Retail Therapy

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I used to work in a department store, where I had a fairly close-knit group of co-workers. One night we were inventing witty alternative movie titles for porn films (you know, like Good Will Humping and Star Whores) and came up with an idea for a skin flick set in a department store. We decided that this miracle of cinematic art should be called Retail Therapy.

I think that turning retail therapy into porn, essentially another mass-produced, unrealistic and exploitative phenomenon, was a concept with a much greater significance than we realised at the time.

So often we buy simply for the sake of buying. For the feel-good buzz of bringing home and unpacking new stuff.

But then afterwards maybe we feel a bit dirty. We wonder if perhaps the money could have been better spent elsewhere.

Don’t get me wrong, I love getting new stuff. Some nice fluffy slippers for winter. A kitchen gadget that revolutionises my cooking. Even a nice new top that makes me feel good when I go out.

When I worked in retail I was put at the head of the Christmas crew. We sold pallets and pallets of cheap, nasty, plastic stuff. Things that people could absolutely do without. All of it optional. All. Of. It. Most of it pointless and disposable. It polarised my view of consumerism and changed how I look at Christmas.

I introduced my concept of a ‘Militant Hippie Christmas’, where every gift was from a sustainable source or created something useful and ongoing. Pots of herbs, hand-made stuffed animal kits. It got a few people thinking.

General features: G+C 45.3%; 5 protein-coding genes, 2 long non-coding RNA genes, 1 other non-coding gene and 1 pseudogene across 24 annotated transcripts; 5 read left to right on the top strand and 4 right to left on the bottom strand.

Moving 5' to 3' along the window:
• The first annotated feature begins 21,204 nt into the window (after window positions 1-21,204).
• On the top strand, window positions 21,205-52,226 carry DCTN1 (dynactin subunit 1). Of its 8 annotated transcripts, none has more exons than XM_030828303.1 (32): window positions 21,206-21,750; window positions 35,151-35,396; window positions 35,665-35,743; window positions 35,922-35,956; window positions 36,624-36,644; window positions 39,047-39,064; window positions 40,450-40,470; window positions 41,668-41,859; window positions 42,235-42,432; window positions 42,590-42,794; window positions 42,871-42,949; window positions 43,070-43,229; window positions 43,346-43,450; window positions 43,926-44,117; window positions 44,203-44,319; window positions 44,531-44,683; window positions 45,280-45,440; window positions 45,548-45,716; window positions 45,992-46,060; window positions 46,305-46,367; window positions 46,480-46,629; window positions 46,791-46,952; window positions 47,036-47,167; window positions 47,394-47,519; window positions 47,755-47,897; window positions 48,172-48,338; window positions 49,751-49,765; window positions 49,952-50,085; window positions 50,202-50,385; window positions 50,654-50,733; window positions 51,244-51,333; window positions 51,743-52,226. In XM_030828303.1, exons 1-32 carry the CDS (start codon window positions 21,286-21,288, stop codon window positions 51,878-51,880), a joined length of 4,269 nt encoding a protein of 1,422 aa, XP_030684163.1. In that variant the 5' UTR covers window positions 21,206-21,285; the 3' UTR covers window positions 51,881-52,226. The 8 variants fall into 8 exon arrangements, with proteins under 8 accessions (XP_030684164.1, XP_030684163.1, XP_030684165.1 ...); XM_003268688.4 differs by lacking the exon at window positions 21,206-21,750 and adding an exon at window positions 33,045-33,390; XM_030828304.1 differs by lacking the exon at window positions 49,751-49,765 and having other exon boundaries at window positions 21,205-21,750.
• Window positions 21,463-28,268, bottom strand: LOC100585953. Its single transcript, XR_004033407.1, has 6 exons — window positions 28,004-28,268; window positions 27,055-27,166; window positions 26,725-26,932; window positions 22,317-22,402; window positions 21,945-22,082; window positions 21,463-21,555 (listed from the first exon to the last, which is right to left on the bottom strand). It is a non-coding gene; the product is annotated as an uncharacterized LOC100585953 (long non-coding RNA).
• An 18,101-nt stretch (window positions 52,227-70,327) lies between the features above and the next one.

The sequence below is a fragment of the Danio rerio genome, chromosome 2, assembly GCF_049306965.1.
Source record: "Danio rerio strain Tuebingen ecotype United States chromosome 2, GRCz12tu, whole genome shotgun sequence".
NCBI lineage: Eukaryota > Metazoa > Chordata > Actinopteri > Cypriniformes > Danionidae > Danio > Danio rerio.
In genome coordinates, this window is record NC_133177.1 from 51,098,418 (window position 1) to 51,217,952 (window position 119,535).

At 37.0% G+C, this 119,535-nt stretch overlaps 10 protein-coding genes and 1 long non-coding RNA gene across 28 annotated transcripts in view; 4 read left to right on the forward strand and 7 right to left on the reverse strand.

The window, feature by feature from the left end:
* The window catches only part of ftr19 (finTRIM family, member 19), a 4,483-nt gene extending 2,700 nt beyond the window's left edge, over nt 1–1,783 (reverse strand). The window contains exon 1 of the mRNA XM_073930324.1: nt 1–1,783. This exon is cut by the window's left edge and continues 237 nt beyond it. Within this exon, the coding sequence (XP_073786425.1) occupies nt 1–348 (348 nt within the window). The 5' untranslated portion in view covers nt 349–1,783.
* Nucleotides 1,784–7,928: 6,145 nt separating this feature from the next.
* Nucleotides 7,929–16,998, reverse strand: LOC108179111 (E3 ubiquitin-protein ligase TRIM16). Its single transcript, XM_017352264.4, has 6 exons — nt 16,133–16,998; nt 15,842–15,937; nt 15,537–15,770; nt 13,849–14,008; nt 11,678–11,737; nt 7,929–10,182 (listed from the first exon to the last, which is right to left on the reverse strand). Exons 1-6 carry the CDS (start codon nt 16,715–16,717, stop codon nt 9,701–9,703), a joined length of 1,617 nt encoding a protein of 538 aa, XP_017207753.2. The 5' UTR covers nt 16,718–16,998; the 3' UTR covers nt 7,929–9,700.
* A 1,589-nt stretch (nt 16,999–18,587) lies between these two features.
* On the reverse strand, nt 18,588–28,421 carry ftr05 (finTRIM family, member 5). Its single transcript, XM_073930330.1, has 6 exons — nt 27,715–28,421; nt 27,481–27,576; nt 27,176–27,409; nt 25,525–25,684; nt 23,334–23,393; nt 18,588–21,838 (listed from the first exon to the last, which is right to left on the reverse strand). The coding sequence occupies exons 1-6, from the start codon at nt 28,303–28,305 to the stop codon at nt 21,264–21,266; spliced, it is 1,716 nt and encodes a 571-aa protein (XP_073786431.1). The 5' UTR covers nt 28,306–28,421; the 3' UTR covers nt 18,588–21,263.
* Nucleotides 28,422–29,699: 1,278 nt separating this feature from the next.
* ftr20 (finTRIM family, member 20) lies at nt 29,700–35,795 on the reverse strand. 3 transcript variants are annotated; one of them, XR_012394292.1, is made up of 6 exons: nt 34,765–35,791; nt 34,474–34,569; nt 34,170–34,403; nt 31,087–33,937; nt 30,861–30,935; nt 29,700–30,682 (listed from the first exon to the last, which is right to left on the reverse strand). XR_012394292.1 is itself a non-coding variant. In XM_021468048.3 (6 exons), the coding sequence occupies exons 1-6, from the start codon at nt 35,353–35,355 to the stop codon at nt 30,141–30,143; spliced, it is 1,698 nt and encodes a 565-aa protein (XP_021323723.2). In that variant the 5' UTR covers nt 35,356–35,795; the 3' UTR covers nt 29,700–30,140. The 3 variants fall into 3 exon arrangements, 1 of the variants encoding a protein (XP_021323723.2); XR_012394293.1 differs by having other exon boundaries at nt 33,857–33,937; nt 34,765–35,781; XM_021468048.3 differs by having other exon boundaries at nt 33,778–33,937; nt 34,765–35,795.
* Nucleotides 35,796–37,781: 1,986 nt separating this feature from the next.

These days I buy for my close family only. I make home-made hampers for extended family, to a varied reception. I use Christmas as an opportunity to buy something significant and wanted for my partner and children. I probably spend the same amount of money as I used to, but less of what I buy ends up in the bin before the next Christmas.

As a neo-pagan, I make Christmas palatable as a celebration of family and abundance. This keeps things easy for me in a society that pretty much revolves around a Christian festival and gives me a bit of a platform to comment on the inherent consumerism.

I’m not saying don’t buy stuff. People buying stuff is what makes the world go ’round. Just don’t be a slave to it. It is much easier to appreciate something that will keep on giving, and you will find more value in something useful. This value will be greater still in an item that you get a lot of use and enjoyment from.

Take time to find the right product at the right price. When I needed new ugg boots I waited and looked at my options. I could have lashed out and spent a lot on top-of-the-range slippers, or spent $10 on an imported pair from a discount store. In the end I bought an Australian brand at a great price.

I am not a spender by any means, but I will consider a small purchase to the same level that I will consider a large one. I’ll weigh up the difference between two brands of corn chips in the same way that I will deliberate between two lounge suites. I don’t dismiss the importance of a purchase just because it is only a few dollars.

If you think before you spend, it you ask yourself what value a purchase will have to you, you take a bit of power back from the advertisers who are telling you what to buy. Don’t let advertising sell you things you don’t need. Seek out your own information and learn the difference between being a purchaser and a consumer. Commercialism makes money out of making people think they need stuff. This is unethical. Don’t be one of advertising’s little bitches.

When I gave up commercial TV, I took myself out of reach of the media. I have no idea about current trends. I don’t receive junk mail. I think that disconnecting from the media drip-feed is starting to alter the way I think. It has created a space to identify my own desires and requirements. It has allowed me to differentiate what I actually want and need from what we are told to want and need.

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